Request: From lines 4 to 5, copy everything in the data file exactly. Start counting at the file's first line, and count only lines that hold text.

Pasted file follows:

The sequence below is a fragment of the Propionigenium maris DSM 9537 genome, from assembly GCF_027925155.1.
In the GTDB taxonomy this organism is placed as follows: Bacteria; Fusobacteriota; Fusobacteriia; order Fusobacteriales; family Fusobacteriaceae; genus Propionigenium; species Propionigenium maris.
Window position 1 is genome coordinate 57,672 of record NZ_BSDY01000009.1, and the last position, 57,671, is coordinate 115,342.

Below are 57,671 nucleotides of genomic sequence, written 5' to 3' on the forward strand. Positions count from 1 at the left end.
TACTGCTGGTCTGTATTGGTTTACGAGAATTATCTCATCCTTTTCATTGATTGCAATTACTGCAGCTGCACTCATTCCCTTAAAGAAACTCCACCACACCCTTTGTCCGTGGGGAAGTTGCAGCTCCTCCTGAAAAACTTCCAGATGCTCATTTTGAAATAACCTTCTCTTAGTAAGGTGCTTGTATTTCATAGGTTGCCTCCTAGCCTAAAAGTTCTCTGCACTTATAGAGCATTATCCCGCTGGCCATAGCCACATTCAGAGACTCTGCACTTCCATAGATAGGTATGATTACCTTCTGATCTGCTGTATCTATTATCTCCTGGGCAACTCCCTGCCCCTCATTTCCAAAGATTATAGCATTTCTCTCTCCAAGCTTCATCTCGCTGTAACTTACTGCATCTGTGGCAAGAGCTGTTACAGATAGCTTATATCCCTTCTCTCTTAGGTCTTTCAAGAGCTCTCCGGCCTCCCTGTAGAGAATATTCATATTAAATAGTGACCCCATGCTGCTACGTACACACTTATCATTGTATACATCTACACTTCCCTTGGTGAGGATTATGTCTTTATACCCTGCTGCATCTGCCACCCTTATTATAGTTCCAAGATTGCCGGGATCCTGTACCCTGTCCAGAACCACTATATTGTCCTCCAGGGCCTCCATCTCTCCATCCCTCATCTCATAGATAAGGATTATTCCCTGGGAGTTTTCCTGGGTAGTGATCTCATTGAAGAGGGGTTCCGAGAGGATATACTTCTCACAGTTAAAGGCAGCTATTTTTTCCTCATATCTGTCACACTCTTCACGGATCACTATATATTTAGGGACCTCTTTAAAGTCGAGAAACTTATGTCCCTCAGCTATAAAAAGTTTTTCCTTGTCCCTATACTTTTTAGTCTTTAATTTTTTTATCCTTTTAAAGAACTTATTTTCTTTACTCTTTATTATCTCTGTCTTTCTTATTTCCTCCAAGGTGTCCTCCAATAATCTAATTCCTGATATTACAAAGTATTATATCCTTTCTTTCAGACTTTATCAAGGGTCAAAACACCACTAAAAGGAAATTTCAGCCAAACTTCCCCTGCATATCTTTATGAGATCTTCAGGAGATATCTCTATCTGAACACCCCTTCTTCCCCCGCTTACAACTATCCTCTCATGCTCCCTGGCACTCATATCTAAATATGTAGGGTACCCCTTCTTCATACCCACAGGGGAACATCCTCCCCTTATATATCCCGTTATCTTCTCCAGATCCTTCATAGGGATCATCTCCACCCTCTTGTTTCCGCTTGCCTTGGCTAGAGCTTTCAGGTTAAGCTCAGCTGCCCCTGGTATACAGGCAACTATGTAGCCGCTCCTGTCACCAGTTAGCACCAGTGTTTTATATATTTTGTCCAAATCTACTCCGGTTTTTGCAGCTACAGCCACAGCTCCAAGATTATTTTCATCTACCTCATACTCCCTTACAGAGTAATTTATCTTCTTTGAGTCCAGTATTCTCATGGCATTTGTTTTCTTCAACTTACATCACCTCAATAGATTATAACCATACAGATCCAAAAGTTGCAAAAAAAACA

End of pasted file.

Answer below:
Below are 57,671 nucleotides of genomic sequence, written 5' to 3' on the forward strand. Positions count from 1 at the left end.
TACTGCTGGTCTGTATTGGTTTACGAGAATTATCTCATCCTTTTCATTGATTGCAATTACTGCAGCTGCACTCATTCCCTTAAAGAAACTCCACCACACCCTTTGTCCGTGGGGAAGTTGCAGCTCCTCCTGAAAAACTTCCAGATGCTCATTTTGAAATAACCTTCTCTTAGTAAGGTGCTTGTATTTCATAGGTTGCCTCCTAGCCTAAAAGTTCTCTGCACTTATAGAGCATTATCCCGCTGGCCATAGCCACATTCAGAGACTCTGCACTTCCATAGATAGGTATGATTACCTTCTGATCTGCTGTATCTATTATCTCCTGGGCAACTCCCTGCCCCTCATTTCCAAAGATTATAGCATTTCTCTCTCCAAGCTTCATCTCGCTGTAACTTACTGCATCTGTGGCAAGAGCTGTTACAGATAGCTTATATCCCTTCTCTCTTAGGTCTTTCAAGAGCTCTCCGGCCTCCCTGTAGAGAATATTCATATTAAATAGTGACCCCATGCTGCTACGTACACACTTATCATTGTATACATCTACACTTCCCTTGGTGAGGATTATGTCTTTATACCCTGCTGCATCTGCCACCCTTATTATAGTTCCAAGATTGCCGGGATCCTGTACCCTGTCCAGAACCACTATATTGTCCTCCAGGGCCTCCATCTCTCCATCCCTCATCTCATAGATAAGGATTATTCCCTGGGAGTTTTCCTGGGTAGTGATCTCATTGAAGAGGGGTTCCGAGAGGATATACTTCTCACAGTTAAAGGCAGCTATTTTTTCCTCATATCTGTCACACTCTTCACGGATCACTATATATTTAGGGACCTCTTTAAAGTCGAGAAACTTATGTCCCTCAGCTATAAAAAGTTTTTCCTTGTCCCTATACTTTTTAGTCTTTAATTTTTTTATCCTTTTAAAGAACTTATTTTCTTTACTCTTTATTATCTCTGTCTTTCTTATTTCCTCCAAGGTGTCCTCCAATAATCTAATTCCTGATATTACAAAGTATTATATCCTTTCTTTCAGACTTTATCAAGGGTCAAAACACCACTAAAAGGAAATTTCAGCCAAACTTCCCCTGCATATCTTTATGAGATCTTCAGGAGATATCTCTATCTGAACACCCCTTCTTCCCCCGCTTACAACTATCCTCTCATGCTCCCTGGCACTCATATCTAAATATGTAGGGTACCCCTTCTTCATACCCACAGGGGAACATCCTCCCCTTATATATCCCGTTATCTTCTCCAGATCCTTCATAGGGATCATCTCCACCCTCTTGTTTCCGCTTGCCTTGGCTAGAGCTTTCAGGTTAAGCTCAGCTGCCCCTGGTATACAGGCAACTATGTAGCCGCTCCTGTCACCAGTTAGCACCAGTGTTTTATATATTTTGTCCAAATCTACTCCGGTTTTTGCAGCTACAGCCACAGCTCCAAGATTATTTTCATCTACCTCATACTCCCTTACAGAGTAATTTATCTTCTTTGAGTCCAGTATTCTCATGGCATTTGTTTTCTTCAACTTACATCACCTCAATAGATTATAACCATACAGATCCAAAAGTTGCAAAAAAAACA